Media saturation, communication exposure and HIV stigma in Nigeria
Department of Health, Behavior and Society, Johns Hopkins University, Baltimore, MD 21202, USA.Social Science & Medicine (Impact Factor: 2.89). 03/2009; 68(8):1513-20. DOI: 10.1016/j.socscimed.2009.01.026
HIV-related stigma constitutes an impediment to public health as it hampers HIV/AIDS control efforts in many ways. To address the complex problems of increasing HIV infection rate, widespread misinformation about the infection and the rising level of HIV-related stigma, the various tiers of government in Nigeria are working with local and international non-governmental organizations to develop and implement strategic communication programs. This paper assesses the link between these communication efforts and HIV-related stigma using data from a nationally representative household survey. The results show that accepting attitudes towards people living with HIV are more prevalent among men than among women. Exposure to HIV-related communication on the media is associated with increased knowledge about HIV, which is in turn a strong predictor of accepting attitudes. Communication exposure also has a significant and positive association with accepting attitudes towards people living with HIV. In contrast, community media saturation is not strongly linked with accepting attitudes for either sex. The findings strongly suggest that media-based HIV programs constitute an effective strategy to combat HIV/AIDS-related stigma and should therefore be intensified in Nigeria.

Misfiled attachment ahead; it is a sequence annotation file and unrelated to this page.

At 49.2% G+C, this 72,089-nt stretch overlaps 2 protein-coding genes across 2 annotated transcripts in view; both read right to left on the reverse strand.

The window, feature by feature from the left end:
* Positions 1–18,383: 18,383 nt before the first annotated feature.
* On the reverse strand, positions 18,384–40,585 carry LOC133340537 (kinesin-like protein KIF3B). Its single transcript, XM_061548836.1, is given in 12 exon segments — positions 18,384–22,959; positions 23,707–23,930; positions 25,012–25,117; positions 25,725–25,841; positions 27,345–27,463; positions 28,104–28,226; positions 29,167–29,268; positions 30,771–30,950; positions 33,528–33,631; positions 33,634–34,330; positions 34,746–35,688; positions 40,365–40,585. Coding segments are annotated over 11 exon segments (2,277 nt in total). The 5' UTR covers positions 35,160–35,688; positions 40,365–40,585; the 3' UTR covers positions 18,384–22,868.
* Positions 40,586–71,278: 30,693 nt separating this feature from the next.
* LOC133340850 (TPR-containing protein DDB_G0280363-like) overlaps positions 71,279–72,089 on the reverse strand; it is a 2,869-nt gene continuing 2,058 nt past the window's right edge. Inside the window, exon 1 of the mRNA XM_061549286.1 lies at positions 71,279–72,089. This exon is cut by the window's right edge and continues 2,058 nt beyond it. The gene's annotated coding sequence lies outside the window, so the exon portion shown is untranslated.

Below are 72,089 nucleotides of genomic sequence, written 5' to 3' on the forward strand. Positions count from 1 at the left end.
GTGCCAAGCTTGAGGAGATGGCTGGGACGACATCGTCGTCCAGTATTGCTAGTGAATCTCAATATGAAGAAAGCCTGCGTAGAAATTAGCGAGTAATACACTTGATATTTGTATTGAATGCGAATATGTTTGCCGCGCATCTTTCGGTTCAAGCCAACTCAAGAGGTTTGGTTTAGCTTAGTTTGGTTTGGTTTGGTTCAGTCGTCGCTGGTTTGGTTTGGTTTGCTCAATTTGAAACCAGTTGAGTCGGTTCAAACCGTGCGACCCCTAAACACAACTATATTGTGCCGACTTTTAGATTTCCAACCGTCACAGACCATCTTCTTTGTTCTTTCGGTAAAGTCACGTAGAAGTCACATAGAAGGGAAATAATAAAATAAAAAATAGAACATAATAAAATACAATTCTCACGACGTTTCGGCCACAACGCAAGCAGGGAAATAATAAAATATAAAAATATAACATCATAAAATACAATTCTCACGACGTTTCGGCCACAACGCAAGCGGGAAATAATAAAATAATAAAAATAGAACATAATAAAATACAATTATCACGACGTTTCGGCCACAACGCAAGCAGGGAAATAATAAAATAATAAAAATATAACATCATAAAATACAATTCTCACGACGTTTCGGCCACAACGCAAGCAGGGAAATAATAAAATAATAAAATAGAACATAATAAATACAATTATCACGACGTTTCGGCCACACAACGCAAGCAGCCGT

- "A conventional observational approach would have generated the opposite finding: that additional schooling has a strong, statistically significant negative association with negative attitudes toward persons with HIV. Such conclusions have been reported previously (Babalola et al., 2009; Chiao et al., 2009; Girma et al., 2014; Stephenson, 2009). In contrast, our instrumental variables estimates have a causal interpretation and were not overturned by several robustness checks. "
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